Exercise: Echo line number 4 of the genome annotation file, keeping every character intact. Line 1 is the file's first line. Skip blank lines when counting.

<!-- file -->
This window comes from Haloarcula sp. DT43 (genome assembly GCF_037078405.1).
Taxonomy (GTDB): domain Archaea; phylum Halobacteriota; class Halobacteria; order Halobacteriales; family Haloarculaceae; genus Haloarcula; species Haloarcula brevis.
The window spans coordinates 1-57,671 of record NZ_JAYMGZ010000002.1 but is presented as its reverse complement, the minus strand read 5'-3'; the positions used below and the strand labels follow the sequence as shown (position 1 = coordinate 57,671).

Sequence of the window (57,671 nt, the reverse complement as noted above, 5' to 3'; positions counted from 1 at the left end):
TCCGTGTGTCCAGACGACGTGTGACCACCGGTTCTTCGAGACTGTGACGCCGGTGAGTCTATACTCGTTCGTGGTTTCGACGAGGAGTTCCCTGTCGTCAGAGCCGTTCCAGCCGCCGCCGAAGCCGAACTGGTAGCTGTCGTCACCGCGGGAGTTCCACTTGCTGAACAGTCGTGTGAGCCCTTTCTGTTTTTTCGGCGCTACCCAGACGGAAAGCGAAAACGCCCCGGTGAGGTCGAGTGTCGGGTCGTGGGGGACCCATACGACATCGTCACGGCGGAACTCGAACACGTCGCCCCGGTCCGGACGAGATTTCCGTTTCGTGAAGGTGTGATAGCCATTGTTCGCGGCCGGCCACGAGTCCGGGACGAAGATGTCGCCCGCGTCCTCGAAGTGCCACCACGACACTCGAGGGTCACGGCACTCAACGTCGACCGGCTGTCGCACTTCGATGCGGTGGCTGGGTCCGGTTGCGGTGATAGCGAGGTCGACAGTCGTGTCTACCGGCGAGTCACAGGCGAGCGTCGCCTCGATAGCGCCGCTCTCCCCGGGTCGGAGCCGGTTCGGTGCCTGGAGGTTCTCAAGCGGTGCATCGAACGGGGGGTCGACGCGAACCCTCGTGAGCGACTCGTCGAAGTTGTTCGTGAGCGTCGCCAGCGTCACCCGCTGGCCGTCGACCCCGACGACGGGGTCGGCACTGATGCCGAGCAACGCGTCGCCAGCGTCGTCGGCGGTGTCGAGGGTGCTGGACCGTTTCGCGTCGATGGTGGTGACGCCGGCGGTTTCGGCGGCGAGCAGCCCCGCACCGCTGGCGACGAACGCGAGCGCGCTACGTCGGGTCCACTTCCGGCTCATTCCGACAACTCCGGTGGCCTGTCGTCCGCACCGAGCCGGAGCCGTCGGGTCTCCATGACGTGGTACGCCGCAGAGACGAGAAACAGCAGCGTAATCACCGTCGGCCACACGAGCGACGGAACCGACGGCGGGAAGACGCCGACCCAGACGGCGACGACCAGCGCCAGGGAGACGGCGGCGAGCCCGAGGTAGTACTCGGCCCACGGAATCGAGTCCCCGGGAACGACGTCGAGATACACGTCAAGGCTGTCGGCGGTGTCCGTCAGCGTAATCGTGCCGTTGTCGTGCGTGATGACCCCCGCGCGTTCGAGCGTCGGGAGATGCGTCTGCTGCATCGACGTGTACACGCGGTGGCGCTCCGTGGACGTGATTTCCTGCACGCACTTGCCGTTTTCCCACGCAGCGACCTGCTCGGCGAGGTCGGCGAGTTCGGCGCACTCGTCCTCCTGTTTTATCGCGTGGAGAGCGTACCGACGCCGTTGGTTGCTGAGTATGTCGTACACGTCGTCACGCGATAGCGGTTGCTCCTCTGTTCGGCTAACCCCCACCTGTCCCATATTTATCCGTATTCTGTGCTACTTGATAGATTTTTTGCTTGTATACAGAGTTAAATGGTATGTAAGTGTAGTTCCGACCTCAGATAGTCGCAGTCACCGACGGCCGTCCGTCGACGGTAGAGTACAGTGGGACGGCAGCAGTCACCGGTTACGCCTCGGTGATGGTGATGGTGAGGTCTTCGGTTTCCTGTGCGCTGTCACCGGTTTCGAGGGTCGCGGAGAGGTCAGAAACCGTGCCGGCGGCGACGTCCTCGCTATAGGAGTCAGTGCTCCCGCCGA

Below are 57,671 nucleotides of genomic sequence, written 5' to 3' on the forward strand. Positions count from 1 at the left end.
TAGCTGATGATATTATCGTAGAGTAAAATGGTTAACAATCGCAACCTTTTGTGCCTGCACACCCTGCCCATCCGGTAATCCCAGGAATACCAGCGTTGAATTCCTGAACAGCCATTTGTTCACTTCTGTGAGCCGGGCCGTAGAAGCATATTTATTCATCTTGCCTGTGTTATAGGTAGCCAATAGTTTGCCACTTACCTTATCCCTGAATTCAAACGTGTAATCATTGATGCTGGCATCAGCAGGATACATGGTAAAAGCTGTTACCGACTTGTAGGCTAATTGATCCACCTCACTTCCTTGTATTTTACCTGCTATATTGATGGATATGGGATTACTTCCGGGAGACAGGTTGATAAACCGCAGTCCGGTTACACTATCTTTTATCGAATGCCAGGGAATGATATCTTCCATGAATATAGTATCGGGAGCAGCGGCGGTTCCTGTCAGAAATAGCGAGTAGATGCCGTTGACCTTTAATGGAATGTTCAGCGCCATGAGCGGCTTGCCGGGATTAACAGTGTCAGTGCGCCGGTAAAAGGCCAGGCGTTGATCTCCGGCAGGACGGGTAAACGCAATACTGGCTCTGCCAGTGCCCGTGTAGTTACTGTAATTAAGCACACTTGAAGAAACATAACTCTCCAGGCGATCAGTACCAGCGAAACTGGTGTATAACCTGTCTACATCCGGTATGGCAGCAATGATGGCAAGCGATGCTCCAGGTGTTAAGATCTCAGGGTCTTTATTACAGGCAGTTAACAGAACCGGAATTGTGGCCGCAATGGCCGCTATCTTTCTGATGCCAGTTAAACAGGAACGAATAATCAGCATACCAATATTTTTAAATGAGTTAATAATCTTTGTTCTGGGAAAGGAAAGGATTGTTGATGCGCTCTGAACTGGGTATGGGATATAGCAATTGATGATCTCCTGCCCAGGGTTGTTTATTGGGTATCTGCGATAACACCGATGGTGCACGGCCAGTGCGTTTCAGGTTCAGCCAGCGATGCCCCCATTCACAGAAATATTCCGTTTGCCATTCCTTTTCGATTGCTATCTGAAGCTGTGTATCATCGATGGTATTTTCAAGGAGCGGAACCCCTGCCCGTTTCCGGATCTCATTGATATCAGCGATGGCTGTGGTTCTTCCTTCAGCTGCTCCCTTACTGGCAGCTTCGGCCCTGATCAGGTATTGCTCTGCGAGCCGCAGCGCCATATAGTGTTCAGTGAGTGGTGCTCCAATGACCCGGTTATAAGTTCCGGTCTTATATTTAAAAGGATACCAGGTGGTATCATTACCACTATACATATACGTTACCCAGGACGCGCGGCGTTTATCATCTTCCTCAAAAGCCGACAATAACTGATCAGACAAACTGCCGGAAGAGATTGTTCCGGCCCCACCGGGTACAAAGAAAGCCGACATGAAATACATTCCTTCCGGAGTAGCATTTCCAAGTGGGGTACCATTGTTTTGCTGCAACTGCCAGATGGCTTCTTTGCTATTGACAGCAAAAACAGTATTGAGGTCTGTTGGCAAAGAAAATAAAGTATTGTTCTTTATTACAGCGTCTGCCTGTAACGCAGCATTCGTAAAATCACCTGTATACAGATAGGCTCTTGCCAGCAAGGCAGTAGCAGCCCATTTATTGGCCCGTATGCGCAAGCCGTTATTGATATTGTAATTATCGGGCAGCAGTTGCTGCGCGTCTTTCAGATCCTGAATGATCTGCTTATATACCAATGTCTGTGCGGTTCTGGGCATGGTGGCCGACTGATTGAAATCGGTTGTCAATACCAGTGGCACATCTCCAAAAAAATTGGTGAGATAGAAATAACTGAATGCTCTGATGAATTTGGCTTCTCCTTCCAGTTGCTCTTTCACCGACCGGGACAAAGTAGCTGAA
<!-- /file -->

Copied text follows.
Sequence of the window (57,671 nt, the reverse complement as noted above, 5' to 3'; positions counted from 1 at the left end):